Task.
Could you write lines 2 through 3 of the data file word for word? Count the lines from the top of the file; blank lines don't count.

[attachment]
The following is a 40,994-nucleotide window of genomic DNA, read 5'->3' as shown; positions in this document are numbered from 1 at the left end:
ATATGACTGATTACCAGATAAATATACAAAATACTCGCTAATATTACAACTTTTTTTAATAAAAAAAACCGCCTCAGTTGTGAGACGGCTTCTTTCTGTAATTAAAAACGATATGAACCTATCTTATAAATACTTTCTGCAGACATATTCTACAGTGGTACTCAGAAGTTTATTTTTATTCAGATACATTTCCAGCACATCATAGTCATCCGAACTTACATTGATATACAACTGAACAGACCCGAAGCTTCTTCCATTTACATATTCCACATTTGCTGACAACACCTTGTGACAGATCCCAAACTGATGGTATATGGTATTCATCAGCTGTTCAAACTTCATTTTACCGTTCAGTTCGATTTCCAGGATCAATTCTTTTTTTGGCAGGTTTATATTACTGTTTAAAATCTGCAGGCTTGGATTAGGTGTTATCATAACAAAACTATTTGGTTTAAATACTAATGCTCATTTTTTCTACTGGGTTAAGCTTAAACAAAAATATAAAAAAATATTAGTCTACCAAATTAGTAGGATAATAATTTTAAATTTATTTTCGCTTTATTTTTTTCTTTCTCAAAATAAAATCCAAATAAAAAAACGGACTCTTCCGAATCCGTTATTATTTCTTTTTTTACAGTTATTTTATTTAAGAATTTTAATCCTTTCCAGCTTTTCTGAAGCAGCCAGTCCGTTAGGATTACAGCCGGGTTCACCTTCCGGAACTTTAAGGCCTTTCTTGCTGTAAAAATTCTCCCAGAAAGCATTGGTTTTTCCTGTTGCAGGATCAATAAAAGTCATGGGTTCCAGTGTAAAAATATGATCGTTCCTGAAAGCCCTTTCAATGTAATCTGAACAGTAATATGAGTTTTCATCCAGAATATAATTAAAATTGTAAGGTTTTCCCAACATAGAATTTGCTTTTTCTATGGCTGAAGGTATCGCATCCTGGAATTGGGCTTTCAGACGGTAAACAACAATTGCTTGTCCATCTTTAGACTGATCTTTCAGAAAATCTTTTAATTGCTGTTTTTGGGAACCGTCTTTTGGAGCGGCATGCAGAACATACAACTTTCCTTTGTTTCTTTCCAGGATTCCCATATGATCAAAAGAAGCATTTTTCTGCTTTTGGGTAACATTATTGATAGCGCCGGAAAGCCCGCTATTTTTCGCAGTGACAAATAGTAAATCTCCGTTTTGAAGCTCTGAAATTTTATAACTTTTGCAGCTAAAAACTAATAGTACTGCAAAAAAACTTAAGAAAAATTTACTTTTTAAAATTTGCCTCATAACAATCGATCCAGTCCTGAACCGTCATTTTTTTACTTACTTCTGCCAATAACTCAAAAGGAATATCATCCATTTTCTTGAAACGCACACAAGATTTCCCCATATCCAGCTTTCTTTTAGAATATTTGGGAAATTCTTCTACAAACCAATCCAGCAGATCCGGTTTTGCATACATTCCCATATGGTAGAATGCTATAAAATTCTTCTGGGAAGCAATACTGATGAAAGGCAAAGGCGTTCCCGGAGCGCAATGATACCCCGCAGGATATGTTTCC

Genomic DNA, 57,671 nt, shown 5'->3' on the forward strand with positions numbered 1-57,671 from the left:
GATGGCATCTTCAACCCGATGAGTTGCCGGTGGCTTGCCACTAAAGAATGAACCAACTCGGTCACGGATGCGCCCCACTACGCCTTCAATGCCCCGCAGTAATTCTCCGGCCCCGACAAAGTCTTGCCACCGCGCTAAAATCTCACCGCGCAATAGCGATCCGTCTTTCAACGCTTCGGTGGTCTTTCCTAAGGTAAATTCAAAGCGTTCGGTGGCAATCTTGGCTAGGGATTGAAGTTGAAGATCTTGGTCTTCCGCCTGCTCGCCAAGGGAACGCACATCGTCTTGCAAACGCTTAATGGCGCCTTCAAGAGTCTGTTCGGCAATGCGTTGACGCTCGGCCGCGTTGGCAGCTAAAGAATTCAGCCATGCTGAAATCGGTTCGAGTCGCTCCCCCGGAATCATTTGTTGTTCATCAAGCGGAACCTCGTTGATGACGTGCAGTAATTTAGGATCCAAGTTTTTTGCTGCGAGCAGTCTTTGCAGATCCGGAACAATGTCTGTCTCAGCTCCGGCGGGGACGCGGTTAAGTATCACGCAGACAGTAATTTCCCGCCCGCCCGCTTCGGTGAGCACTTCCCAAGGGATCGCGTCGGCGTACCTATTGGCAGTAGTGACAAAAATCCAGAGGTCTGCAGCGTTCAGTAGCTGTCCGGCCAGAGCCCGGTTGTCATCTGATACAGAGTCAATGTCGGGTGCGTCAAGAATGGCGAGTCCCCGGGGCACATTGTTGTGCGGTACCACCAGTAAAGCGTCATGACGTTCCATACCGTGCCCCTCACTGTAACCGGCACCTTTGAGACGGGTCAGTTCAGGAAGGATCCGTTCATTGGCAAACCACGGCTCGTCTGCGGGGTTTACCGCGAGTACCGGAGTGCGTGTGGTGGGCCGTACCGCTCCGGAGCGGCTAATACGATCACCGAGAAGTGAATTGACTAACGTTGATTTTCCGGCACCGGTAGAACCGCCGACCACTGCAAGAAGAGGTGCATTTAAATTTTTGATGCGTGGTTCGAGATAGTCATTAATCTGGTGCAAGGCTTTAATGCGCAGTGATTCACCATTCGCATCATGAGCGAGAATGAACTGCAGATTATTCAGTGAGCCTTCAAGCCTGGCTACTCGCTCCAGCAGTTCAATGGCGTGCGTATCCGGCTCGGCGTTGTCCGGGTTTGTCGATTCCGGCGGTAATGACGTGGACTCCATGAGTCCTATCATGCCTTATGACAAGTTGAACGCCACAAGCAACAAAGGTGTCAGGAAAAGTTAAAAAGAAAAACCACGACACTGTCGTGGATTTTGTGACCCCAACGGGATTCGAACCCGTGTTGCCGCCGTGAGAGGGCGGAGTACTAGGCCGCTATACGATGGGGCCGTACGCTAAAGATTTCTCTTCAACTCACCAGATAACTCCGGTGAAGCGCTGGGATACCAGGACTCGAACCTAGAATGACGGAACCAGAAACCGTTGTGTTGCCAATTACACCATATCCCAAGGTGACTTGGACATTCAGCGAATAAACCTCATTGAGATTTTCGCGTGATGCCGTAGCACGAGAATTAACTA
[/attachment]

ATATGACTGATTACCAGATAAATATACAAAATACTCGCTAATATTACAACTTTTTTTAATAAAAAAAACCGCCTCAGTTGTGAGACGGCTTCTTTCTGTAATTAAAAACGATATGAACCTATCTTATAAATACTTTCTGCAGACATATTCTACAGTGGTACTCAGAAGTTTATTTTTATTCAGATACATTTCCAGCACATCATAGTCATCCGAACTTACATTGATATACAACTGAACAGACCCGAAGCTTCTTCCATTTACATATTCCACATTTGCTGACAACACCTTGTGACAGATCCCAAACTGATGGTATATGGTATTCATCAGCTGTTCAAACTTCATTTTACCGTTCAGTTCGATTTCCAGGATCAATTCTTTTTTTGGCAGGTTTATATTACTGTTTAAAATCTGCAGGCTTGGATTAGGTGTTATCATAACAAAACTATTTGGTTTAAATACTAATGCTCATTTTTTCTACTGGGTTAAGCTTAAACAAAAATATAAAAAAATATTAGTCTACCAAATTAGTAGGATAATAATTTTAAATTTATTTTCGCTTTATTTTTTTCTTTCTCAAAATAAAATCCAAATAAAAAAACGGACTCTTCCGAATCCGTTATTATTTCTTTTTTTACAGTTATTTTATTTAAGAATTTTAATCCTTTCCAGCTTTTCTGAAGCAGCCAGTCCGTTAGGATTACAGCCGGGTTCACCTTCCGGAACTTTAAGGCCTTTCTTGCTGTAAAAATTCTCCCAGAAAGCATTGGTTTTTCCTGTTGCAGGATCAATAAAAGTCATGGGTTCCAGTGTAAAAATATGATCGTTCCTGAAAGCCCTTTCAATGTAATCTGAACAGTAATATGAGTTTTCATCCAGAATATAATTAAAATTGTAAGGTTTTCCCAACATAGAATTTGCTTTTTCTATGGCTGAAGGTATCGCATCCTGGAATTGGGCTTTCAGACGGTAAACAACAATTGCTTGTCCATCTTTAGACTGATCTTTCAGAAAATCTTTTAATTGCTGTTTTTGGGAACCGTCTTTTGGAGCGGCATGCAGAACATACAACTTTCCTTTGTTTCTTTCCAGGATTCCCATATGATCAAAAGAAGCATTTTTCTGCTTTTGGGTAACATTATTGATAGCGCCGGAAAGCCCGCTATTTTTCGCAGTGACAAATAGTAAATCTCCGTTTTGAAGCTCTGAAATTTTATAACTTTTGCAGCTAAAAACTAATAGTACTGCAAAAAAACTTAAGAAAAATTTACTTTTTAAAATTTGCCTCATAACAATCGATCCAGTCCTGAACCGTCATTTTTTTACTTACTTCTGCCAATAACTCAAAAGGAATATCATCCATTTTCTTGAAACGCACACAAGATTTCCCCATATCCAGCTTTCTTTTAGAATATTTGGGAAATTCTTCTACAAACCAATCCAGCAGATCCGGTTTTGCATACATTCCCATATGGTAGAATGCTATAAAATTCTTCTGGGAAGCAATACTGATGAAAGGCAAAGGCGTTCCCGGAGCGCAATGATACCCCGCAGGATATGTTTCC

Genomic DNA, 57,671 nt, shown 5'->3' on the forward strand with positions numbered 1-57,671 from the left: